Travel Diary – Garden Route, South Africa

Hey folks,

Hope you had a wonderful weekend?

Here’s the post dedicated to the second part of my South African travels – we set off from Cape Town midmorning on a two-day drive to Port Elizabeth, also known as, the Garden Route. With plenty of interesting pit stops on the way and stunning views, I really wish we’d had a little more time on our hands. My biggest recommendation is to start as early as possible, we did our best to keep moving and make the most of the daylight hours which meant mostly just drive-thrus and not a lot of exciting meals so forgive me, there’s not really anything food related in this post.

Muizenberg Beach

Our first stop – a quick stroll down Muizenberg beach. Unfortunately, it was really cloudy and windy but I got a few cool shots of the colourful beach huts for which this beach is famous.

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As we drove down – I couldn’t help but to stop to take a few more pics of the slightly less pristine side of the beach.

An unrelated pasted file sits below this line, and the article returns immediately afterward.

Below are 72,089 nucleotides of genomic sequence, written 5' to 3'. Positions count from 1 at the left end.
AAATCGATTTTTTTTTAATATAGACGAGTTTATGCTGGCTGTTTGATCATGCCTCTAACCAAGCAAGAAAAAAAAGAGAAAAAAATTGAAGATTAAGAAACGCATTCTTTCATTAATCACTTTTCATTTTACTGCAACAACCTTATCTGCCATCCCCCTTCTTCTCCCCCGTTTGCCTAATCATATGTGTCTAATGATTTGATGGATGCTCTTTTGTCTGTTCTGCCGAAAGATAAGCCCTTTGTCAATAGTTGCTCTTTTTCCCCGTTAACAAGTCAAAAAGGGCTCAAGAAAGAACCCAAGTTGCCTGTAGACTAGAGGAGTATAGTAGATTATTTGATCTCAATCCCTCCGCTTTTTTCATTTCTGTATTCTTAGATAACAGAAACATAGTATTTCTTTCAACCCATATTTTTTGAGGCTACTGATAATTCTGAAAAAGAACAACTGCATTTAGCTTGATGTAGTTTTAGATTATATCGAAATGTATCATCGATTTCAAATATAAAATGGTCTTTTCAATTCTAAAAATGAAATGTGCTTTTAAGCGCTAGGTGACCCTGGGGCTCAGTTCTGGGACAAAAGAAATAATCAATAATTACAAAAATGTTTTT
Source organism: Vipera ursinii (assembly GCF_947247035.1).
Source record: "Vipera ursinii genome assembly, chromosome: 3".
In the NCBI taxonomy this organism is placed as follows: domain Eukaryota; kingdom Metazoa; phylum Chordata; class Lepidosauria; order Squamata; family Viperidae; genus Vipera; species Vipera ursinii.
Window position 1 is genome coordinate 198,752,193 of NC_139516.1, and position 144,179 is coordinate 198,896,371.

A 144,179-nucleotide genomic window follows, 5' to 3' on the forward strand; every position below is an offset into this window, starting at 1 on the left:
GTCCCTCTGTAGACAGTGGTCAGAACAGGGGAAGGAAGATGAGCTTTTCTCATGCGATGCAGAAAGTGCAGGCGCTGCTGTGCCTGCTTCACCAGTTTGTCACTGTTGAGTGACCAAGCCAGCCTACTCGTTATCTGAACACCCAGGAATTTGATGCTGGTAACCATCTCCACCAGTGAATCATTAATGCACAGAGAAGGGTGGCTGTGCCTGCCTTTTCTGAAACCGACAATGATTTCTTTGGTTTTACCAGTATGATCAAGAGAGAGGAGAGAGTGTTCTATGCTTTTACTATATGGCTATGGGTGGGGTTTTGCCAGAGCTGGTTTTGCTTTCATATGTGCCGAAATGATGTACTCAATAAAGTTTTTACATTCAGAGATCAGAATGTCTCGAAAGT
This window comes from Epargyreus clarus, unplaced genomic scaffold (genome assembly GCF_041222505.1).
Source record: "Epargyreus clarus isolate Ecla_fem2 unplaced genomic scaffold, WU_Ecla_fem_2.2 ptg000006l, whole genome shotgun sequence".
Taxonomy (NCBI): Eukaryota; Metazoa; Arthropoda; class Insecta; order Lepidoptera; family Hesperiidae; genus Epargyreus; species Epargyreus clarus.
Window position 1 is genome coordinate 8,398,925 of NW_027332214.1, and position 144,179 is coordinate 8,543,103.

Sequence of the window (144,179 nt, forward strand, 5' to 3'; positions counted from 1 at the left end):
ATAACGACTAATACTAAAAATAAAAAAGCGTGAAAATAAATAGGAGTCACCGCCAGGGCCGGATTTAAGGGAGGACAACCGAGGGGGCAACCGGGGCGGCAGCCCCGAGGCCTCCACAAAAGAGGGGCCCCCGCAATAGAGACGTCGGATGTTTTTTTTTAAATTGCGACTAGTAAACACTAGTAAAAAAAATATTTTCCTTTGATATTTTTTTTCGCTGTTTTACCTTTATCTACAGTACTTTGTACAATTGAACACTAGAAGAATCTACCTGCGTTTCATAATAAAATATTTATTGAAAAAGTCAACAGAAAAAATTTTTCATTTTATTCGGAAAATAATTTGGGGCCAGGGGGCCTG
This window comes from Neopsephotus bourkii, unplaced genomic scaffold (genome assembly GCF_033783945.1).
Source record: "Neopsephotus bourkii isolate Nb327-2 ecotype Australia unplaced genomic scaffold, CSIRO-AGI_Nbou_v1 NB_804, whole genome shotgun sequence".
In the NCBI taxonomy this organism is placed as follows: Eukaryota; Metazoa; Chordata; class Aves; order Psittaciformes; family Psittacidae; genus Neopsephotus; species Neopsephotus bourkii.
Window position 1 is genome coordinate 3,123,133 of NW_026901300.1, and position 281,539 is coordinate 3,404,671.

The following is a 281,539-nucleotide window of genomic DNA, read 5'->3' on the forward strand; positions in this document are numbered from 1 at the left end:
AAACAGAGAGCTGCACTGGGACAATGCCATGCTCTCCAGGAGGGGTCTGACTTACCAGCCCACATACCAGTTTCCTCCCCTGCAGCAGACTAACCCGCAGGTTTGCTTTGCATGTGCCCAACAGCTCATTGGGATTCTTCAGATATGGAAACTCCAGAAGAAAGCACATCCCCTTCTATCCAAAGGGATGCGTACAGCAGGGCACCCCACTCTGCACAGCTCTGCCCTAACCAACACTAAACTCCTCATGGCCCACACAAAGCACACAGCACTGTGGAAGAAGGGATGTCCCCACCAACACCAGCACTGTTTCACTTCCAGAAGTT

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Rugged but still so beautiful. All the different shades of blue and green are just so perfect.

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This one could be a painting, stunning.

Monkey Town

Monkey Town is primate centre, housing an array of different species. It’s also home to other animals such as tortoises and birds. The first thing you notice when you arrive are the beautiful murals on the walls. So pretty!

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You walk through a fenced path through the centre, the idea being that the humans are caged and the monkeys roam free, however, the smaller monkey species have dedicated areas.

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^ Look at this little guy! The cages make for difficult photography, especially as they move so fast and never seem to sit still.